Juan Chacón

We’ve been using passwords to identify ourselves on websites since the start of the internet, and we all have been told that our password should be secure but, do you know how attackers crack your password?


We’ve been using passwords to identify ourselves on websites since the start of the internet, and we all have been told that our password should be secure but, do you know how attackers crack your password? The answer is password leaks. Now and then popular websites like LinkedIn and Facebook get their databases attacked and the passwords for millions of users get leaked to the internet, all of them are hashed passwords (a string of seemingly random characters).

When you register on a website hopefully they are storing your password making use of something called a hashing algorithm that takes your plain text password like “MyleakedPassword123” and turns it into a hash like “@6a8Agqu&EX&v$Lho*nXCYWua5YKo” attackers can take these hashes and use parallel processing hardware (like dedicated graphics cards) find out what the real password looks like:


By trial and error, the attackers try characters combinations and compare their hashes to the leaked hashes until they find a match.

How does this work?

There are two common types of attacks when trying to crack a bunch of password hashes, brute force, and dictionary attacks. Brute force attacks work by trial and error, a high-end GPU can handle about 40 billion tries per second depending on which hashing algorithm was used to encrypt the password.

A seven-digit long password consisting of lower case letters and 2 numbers is going to take seconds to crack just because of the amount of entropy the password holds. Password entropy is a measurement of how unpredictable, and therefore un-guessable the password is. A simple equation to find out all the possible combinations of strings using the characters you’re using for your password is:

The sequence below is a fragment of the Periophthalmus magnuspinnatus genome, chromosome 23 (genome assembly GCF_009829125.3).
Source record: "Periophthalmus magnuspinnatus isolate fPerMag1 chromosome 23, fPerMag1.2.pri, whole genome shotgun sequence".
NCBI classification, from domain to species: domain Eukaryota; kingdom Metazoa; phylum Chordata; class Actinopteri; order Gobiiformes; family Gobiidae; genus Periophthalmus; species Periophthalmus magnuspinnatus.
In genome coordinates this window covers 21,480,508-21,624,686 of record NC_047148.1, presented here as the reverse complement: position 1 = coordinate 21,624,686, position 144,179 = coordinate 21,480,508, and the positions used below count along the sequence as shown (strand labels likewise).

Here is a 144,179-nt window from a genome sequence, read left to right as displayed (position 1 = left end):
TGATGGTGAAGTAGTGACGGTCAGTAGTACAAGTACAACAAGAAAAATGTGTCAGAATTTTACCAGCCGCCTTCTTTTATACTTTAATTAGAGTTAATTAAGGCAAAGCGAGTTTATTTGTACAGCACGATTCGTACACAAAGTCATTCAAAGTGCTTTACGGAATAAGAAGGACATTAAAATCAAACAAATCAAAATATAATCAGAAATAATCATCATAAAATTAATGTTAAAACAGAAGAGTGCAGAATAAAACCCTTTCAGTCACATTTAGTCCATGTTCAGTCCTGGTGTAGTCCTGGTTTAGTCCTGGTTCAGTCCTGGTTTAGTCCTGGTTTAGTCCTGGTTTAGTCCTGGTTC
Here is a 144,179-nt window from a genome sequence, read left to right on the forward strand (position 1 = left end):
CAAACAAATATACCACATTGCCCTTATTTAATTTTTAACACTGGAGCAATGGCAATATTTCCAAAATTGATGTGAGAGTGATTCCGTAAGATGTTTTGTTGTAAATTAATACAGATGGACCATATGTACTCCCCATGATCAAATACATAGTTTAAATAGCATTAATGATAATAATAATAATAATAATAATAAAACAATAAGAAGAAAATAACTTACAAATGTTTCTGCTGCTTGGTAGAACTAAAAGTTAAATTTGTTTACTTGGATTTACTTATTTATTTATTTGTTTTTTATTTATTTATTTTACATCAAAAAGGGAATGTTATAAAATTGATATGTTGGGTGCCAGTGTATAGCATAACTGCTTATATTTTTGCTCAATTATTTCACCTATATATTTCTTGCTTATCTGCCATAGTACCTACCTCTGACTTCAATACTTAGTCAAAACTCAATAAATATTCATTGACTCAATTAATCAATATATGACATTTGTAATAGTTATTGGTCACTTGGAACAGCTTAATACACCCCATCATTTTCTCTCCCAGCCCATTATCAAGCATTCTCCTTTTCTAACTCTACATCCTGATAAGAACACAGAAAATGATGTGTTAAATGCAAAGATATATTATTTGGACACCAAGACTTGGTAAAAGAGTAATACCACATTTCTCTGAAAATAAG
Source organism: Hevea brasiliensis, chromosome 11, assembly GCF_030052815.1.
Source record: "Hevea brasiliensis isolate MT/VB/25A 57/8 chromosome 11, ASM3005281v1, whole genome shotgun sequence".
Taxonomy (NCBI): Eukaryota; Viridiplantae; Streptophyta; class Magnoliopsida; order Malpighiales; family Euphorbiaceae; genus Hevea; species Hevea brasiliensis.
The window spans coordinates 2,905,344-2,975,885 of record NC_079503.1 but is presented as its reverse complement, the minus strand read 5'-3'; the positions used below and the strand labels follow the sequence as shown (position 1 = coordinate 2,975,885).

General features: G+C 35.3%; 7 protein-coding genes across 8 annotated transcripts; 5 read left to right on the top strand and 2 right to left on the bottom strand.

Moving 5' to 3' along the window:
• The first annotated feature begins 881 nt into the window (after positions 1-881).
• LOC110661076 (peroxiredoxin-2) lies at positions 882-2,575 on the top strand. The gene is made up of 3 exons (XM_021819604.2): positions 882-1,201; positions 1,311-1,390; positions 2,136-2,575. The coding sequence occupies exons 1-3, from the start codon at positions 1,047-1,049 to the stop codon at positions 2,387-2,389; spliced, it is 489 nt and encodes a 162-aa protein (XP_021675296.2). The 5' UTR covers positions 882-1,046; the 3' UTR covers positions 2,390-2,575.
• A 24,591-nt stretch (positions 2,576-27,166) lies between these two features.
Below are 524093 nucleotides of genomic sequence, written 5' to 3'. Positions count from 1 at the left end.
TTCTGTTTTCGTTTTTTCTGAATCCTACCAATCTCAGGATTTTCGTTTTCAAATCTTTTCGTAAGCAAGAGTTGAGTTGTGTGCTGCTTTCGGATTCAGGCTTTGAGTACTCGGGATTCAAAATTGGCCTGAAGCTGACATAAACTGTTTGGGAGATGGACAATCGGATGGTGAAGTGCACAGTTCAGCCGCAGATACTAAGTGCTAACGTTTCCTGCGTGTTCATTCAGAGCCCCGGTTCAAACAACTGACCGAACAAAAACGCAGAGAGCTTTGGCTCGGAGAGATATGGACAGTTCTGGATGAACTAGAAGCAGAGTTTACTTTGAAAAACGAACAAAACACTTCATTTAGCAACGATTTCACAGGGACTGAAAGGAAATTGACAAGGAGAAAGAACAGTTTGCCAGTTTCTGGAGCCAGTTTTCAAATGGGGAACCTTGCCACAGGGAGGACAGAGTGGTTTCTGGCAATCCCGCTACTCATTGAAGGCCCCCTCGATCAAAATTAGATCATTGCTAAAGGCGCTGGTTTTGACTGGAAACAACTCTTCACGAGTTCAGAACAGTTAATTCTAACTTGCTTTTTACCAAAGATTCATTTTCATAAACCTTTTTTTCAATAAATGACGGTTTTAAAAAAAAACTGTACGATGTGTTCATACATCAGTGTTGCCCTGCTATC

Where C is the number of characters in your character set and L is the length of your password.

So for a password that would be 8 characters long that consists of 6 lower case letters and 2 numbers the calculation would be:


There are 26 letters in the alphabet and we power that to the amount of letters we are using in our password, the same applies to the two numbers we are using. That’s not a good number taking into account the number of tries per second a GPU is capable of.

The limitations of brute force attacks

Brute force attacks can be avoided by using longer passwords, which means they have way more entropy. But here’s where dictionary attacks come into play, dictionary attacks use a set of common keywords and real user passwords as a database of options to manipulate by using rules, a rule is a way of manipulating data.

A good example of a rule is to switch the letter “e” inside a word for a 3 or switch the letter “O” with a zero. You might think you’re clever by doing that but since everybody thinks the same it becomes predictable so attackers use that way of thinking against yourself. This type of attack it's especially effective when the right dictionary and the right rules are being used and it can be able to crack passwords up to 16 characters long easily if they follow common practices.

So, how should you choose a password?


The comic above explains a way of choosing passwords that are easy to remember for humans and hard for computers to crack (as computers get faster it's easier for them to handle more complex passwords). Although it's not the best solution, you should be using 6 words and they should not be common words. The way of choosing these words should be random and should not depend on you, also you should take into account the pool of words you’re gonna choose from. A good rule might be to choose 6 random words from a list of 10,000 English words, and if you want to go deeper try mixing it up with some made-up words, switching different languages, and adding symbols in really random places.

Just use a password manager

Generally, passwords are not the best way of authenticating users and you should use multi-factor authentication as much as you can but passwords are going to stay with us for a long time. Ideally, you should be using a password manager, which acts as a vault for all your passwords so you only have to remember the master password that gives you access to your vault and it's your job to make sure that your master password is bulletproof. The good thing about using a password manager is that you can generate long random passwords whenever you want and store them so you don’t need to remember your passwords for all your different websites, you just need to remember your master password to access all your random passwords.

If you wanna check more resources about this topic I created a website a while ago with some videos that go more into detail:

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